A Passionate Future or a Practical One: Do Students Need to Differentiate?

Parents are frequently tested. It just comes with the territory.

Naturally, we want our college-bound teens to have fulfilling majors and careers. If their passion is in science, math, or engineering (STEM) then they – and we – are lucky. Those are the fields of the future we’re advised. That’s where the lucrative careers are and will be.

rightbrain-leftbrainBut what about our creative offspring, those wanting to study and build careers based in the visual arts? Can’t they also have fulfilling and lucrative careers? Should we advise them to follow their passions, or towards what’s deemed a more practical future?

The answers don’t come easily. Doubts and questions arise about the long-term consequences of following one’s artistic passion. Job opportunities seem fewer and the chance of making a living often seems questionable.

Young visual artists, designers, and their parents should know about a great opportunity that’s smack in the middle of the STEM world. It’s the junction where technology meets creative. An article in last month’s LATimes spells it out from the perspective of CalArt’s president Steven D. Lavine. “Arts educators and technology chief executive officers are acknowledging once again that the two fields not only work hand-in-hand but that technological advances are often nourished by arts-inspired creative methods and critical thinking,” the article reads. Bottom line: engineers, entrepreneurs, and those in the tech world need our creative kids.

I’ve waxed before about the need to merge right-brain and left-brain thinkers. Analytical and linear thinkers need creative designers who process information holistically, and vice versa. There is great value in combining these diverse perspectives. Visual artists naturally think outside the proverbial box. And, the skills they learn in college – beyond the artistic ones – of persistence, incorporating criticism into newfound solutions, and teambuilding are beneficial to solving the technical problems of today and tomorrow.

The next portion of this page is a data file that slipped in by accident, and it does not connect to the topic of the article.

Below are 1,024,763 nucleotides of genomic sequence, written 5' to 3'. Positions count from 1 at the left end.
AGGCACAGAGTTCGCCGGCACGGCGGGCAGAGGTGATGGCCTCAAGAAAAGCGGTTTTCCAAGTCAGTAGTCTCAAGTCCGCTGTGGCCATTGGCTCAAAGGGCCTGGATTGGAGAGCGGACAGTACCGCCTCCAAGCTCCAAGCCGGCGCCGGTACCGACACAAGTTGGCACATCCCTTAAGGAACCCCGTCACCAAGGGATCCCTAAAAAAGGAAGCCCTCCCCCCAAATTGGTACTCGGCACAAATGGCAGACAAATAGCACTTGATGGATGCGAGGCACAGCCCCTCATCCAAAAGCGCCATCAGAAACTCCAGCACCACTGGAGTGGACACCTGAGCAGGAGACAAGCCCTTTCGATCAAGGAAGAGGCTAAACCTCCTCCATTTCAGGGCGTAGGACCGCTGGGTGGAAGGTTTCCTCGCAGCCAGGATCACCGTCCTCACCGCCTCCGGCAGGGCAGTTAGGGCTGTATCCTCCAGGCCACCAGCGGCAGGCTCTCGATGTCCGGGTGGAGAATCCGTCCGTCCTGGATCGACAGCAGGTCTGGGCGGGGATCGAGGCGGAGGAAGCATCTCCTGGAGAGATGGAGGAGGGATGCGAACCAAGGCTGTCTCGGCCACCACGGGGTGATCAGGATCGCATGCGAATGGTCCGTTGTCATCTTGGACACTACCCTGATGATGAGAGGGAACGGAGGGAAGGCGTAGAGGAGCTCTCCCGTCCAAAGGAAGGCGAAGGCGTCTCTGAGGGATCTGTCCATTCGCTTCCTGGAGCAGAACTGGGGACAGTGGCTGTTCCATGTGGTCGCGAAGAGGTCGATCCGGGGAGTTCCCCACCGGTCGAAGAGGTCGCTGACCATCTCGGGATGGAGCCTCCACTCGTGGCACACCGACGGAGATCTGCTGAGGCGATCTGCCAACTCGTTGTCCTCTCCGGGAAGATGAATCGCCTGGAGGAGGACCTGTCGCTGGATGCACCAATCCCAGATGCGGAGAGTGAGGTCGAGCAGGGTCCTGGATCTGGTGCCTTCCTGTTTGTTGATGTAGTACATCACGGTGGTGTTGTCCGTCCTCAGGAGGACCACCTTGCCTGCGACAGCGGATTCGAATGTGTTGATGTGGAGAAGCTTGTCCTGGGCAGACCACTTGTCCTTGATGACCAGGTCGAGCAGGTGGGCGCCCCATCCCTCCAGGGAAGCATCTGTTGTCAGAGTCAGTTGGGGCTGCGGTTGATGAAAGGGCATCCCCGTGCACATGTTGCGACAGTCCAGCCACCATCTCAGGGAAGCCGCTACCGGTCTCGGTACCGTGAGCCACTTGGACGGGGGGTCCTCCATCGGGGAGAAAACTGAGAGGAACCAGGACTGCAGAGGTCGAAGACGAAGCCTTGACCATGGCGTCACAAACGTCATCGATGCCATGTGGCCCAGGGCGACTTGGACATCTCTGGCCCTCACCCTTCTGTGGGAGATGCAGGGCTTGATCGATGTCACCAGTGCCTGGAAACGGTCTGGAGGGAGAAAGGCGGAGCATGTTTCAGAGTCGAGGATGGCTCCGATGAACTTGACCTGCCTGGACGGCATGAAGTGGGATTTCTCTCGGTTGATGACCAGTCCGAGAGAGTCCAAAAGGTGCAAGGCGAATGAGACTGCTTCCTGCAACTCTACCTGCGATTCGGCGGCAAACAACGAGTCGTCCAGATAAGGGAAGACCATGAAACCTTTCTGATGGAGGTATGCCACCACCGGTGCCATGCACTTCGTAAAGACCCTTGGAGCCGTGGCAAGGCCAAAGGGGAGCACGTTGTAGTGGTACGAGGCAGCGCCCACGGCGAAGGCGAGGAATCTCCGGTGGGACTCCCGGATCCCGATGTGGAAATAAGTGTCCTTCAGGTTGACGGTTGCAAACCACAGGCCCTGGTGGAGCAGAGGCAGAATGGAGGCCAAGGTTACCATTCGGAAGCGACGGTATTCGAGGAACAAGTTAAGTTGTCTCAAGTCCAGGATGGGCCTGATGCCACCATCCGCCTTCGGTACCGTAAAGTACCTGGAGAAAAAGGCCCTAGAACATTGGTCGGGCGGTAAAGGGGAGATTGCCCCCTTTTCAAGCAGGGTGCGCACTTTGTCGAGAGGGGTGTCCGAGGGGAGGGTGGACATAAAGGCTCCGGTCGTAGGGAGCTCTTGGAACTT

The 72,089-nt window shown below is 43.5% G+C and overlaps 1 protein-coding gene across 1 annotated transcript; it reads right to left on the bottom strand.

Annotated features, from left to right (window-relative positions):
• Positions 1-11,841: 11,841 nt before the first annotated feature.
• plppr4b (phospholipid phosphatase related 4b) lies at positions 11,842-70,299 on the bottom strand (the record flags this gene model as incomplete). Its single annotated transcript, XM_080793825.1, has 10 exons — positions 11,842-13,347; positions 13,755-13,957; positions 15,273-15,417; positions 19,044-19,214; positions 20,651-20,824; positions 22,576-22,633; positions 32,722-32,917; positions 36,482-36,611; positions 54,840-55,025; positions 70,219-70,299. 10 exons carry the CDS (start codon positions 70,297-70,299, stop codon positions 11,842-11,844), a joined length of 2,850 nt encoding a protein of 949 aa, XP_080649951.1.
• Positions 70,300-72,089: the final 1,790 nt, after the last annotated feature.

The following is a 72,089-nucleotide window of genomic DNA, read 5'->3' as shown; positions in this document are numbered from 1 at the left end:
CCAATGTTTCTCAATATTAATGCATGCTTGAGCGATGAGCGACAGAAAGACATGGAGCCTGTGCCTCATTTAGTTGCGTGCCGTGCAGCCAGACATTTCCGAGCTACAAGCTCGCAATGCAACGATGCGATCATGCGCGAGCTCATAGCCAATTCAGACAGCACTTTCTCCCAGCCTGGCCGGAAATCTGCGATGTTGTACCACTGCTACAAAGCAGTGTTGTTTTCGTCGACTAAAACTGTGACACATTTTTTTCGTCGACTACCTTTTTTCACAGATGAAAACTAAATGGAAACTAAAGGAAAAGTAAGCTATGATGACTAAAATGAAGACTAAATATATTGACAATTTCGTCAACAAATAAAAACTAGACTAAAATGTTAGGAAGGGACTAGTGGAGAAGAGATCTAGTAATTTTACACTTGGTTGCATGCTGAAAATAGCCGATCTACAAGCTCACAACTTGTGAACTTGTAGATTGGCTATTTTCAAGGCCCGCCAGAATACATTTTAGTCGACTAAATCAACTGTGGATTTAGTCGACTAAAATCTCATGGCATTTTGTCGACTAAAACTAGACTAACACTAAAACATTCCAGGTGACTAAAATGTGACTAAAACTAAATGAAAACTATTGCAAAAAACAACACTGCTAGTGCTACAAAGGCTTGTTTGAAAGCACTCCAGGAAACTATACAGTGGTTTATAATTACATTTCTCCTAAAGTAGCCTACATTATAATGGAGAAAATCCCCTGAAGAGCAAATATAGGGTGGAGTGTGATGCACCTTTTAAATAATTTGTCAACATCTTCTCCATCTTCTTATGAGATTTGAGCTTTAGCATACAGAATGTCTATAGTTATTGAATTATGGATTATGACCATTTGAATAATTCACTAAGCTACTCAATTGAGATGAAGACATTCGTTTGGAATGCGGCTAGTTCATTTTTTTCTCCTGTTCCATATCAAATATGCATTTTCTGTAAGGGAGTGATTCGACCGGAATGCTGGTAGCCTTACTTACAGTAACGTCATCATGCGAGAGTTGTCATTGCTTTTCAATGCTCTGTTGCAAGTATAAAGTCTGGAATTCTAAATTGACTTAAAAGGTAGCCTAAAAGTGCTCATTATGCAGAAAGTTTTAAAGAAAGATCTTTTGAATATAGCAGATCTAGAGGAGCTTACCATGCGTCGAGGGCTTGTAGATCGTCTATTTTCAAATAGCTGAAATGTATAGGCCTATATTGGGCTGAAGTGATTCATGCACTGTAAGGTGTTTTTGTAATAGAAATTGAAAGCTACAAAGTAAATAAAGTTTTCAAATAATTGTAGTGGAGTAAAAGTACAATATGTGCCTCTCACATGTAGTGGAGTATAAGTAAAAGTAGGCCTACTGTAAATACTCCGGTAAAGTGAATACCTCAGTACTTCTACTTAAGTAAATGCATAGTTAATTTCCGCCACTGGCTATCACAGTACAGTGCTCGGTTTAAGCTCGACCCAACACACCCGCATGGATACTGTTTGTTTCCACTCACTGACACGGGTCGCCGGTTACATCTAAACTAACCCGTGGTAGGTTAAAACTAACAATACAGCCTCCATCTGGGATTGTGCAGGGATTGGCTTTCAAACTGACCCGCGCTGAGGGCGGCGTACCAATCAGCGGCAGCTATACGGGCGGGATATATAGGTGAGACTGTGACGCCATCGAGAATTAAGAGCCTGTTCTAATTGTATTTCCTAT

CalArts has promoted this cross-pollination for decades. Other colleges are recognizing the value as well. When searching for college options for your teen, make sure to inquire about each one’s approach to the collaboration of these two fields. You’ll find more opportunities for your teen’s future, and more peace of mind for yourself.

 

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Where Art and Science Meet

STEAM graphic.indd

The Rhode Island School of Design (RISD) is one of the top institutions in the country to study art and design.  Saying the school is a leader is an understatement.

One of the institution’s more recent efforts has been to focus overdue attention on the arts as part of a science, technology, engineering and math (STEM) dedicated education; turning STEM into STEAM. Many don’t realize the critical role art and design play in successfully integrating STEM into mainstream society.  Where innovation is concerned, it’s a symbiotic relationship.  Need an example? Think Steve Jobs and Apple.

Will Novosedlik is a passionate brand management consultant in Canada who recently wrote about the critical intersection where art and design collide with math, science and technology.  This collision is taking place on numerous campuses across the globe.  Read his blog, Post-Industrial Art School, and you’ll realize this collision is happening on art school campuses like RISD and Pratt, but also at less traditional and perhaps unexpected locales as well – like MIT.

What does it mean for you?

Creativity and innovation will play an increasingly essential role in our future.  If your interest is in studying art and design there are a lot of potential career paths you could walk, more than you might initially consider. There are also more places to obtain an art education than you might initially imagine.  So keep your eyes and your mind open.  If you’re passion lies at the heart of design and technology then look for schools that provide the opportunity to mesh the two.  That may be at a traditional art school – or maybe not.  If your top choice school isn’t shouting about an integrated arts – science program that doesn’t mean it doesn’t exist.  Don’t be shy; tell them about your interests and ask what type of collaboration is already in place or how open they are to new ventures.  Who knows?  You may help create a new opportunity for you and other interested students.